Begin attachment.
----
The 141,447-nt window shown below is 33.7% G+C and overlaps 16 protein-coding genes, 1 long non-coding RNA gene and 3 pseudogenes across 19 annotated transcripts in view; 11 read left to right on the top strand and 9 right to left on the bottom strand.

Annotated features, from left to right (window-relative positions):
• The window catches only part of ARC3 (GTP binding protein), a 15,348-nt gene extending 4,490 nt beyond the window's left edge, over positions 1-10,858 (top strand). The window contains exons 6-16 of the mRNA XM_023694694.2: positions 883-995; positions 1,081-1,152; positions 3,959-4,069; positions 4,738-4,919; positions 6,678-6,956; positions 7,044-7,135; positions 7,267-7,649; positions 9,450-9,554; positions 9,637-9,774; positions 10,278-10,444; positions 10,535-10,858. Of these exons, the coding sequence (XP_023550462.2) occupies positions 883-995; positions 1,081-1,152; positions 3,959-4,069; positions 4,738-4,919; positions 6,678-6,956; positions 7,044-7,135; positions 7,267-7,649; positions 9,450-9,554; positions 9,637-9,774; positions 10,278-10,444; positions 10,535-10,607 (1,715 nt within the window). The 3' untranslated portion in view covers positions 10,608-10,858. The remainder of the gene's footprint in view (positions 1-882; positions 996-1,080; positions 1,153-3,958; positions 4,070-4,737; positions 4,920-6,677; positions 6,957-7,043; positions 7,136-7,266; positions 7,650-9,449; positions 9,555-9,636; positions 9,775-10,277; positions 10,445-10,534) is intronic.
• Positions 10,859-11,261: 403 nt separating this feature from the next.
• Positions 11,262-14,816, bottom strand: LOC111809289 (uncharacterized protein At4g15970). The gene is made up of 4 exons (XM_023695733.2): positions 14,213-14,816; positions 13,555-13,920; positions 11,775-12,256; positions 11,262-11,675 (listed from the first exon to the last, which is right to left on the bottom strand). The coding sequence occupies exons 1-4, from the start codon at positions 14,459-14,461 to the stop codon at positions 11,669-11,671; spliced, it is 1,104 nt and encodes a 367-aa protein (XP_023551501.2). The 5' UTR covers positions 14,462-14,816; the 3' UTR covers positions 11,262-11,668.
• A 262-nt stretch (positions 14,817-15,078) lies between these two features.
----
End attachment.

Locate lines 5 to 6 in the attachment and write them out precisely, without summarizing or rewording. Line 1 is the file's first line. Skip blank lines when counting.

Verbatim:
• Positions 11,262-14,816, bottom strand: LOC111809289 (uncharacterized protein At4g15970). The gene is made up of 4 exons (XM_023695733.2): positions 14,213-14,816; positions 13,555-13,920; positions 11,775-12,256; positions 11,262-11,675 (listed from the first exon to the last, which is right to left on the bottom strand). The coding sequence occupies exons 1-4, from the start codon at positions 14,459-14,461 to the stop codon at positions 11,669-11,671; spliced, it is 1,104 nt and encodes a 367-aa protein (XP_023551501.2). The 5' UTR covers positions 14,462-14,816; the 3' UTR covers positions 11,262-11,668.
• A 262-nt stretch (positions 14,817-15,078) lies between these two features.